I have measured the S&P 500 Index’s moves within this falling channel. It does not mean that it will repeat itself, but it cracks me up when readers think that when I say the S&P 500 could do what it has already done, “Don’t listen to him, he’s a permabear” or, “Stop making us lose money.” Oh, and don’t read the headline or a trade sample and then complain. Read the whole post!

The following is the gauge’s data of each peak and trough within the falling channel since the January peak record, both in terms of time and price.

Date Range, number of trading sessions, overall price move, daily average price move

Jan. 24 – Feb. 24 = 23 days, 2.56% (0.11% daily)

Feb. 24 – May 2 = 4 days, 1.27% (0.32% daily)

May 2- May 12 = 8 days 5.01% (0.63% daily)

May 12 – May 20 = 6 days, 1.26% (0.21% daily)

May 20 – June 17 = 20 days, 4.55% (0.23% daily)

Time Value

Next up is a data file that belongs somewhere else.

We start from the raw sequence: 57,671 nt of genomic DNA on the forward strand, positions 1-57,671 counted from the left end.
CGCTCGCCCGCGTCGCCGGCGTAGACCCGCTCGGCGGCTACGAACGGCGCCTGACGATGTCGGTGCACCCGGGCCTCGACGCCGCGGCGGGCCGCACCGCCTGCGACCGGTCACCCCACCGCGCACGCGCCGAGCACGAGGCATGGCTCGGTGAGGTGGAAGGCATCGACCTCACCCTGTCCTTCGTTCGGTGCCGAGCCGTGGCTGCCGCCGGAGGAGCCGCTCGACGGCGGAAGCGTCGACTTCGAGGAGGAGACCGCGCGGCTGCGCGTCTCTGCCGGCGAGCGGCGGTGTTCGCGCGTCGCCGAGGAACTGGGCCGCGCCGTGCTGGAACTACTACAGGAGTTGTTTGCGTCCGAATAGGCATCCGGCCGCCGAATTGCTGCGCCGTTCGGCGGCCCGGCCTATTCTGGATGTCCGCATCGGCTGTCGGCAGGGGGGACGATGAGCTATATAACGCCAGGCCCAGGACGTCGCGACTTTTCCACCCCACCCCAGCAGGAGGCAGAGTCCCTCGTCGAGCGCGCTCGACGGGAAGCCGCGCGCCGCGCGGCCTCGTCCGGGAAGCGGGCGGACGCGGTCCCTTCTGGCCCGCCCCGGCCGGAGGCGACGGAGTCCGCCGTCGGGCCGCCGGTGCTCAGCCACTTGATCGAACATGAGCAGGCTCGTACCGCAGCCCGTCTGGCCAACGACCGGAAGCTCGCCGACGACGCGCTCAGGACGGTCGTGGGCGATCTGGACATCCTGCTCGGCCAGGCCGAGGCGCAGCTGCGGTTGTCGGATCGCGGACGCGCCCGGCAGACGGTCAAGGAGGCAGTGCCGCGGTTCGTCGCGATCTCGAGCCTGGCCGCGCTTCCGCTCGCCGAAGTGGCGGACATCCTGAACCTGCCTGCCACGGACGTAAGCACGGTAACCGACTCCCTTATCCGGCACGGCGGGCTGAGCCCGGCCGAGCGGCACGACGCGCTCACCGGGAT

from 4 to 23 days per move between peak and trough

Average 12.2 days

Median 8 days

Price Value

from 0.11% to 0.63% daily

Average 0.3% daily

Median 0.23% daily

Accordingly, the next trough should be according to the time and price values above. That is a median of eight or an average of 12 days, with a median of 0.23% or an average of 0.3% daily to the next trough. Therefore, if this trend resumes accordingly, the next trough should be roughly 10 sessions from now (splitting the difference between average and median), on Sept. 9, and about 0.265 (difference between average and median) X 10 = 2.65%. Accordingly, the next trough could be roughly on Sept. 9 at the level of 3,965.43. And how long till another low?

The following is the data on how long it took for the benchmark to fall below the previous low after each peak within the falling channel:

Jan. 4 peak record to Jan, 20 = 11 sessions

Feb. 2 to Feb. 23 = 15 sessions

March 29 to May 2 = 23 sessions

June 2 to June 13 = 7 sessions